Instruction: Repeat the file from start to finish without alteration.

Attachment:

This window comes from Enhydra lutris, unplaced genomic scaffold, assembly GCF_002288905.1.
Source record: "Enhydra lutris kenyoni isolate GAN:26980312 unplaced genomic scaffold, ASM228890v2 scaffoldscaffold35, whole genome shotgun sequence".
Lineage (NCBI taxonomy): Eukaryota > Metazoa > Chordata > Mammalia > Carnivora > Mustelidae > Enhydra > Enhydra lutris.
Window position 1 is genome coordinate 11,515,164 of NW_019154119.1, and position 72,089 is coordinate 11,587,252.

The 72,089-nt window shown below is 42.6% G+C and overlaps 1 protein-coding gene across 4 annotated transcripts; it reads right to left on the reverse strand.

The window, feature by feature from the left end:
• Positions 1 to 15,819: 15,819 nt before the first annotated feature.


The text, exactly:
This window comes from Enhydra lutris, unplaced genomic scaffold, assembly GCF_002288905.1.
Source record: "Enhydra lutris kenyoni isolate GAN:26980312 unplaced genomic scaffold, ASM228890v2 scaffoldscaffold35, whole genome shotgun sequence".
Lineage (NCBI taxonomy): Eukaryota > Metazoa > Chordata > Mammalia > Carnivora > Mustelidae > Enhydra > Enhydra lutris.
Window position 1 is genome coordinate 11,515,164 of NW_019154119.1, and position 72,089 is coordinate 11,587,252.

The 72,089-nt window shown below is 42.6% G+C and overlaps 1 protein-coding gene across 4 annotated transcripts; it reads right to left on the reverse strand.

The window, feature by feature from the left end:
• Positions 1 to 15,819: 15,819 nt before the first annotated feature.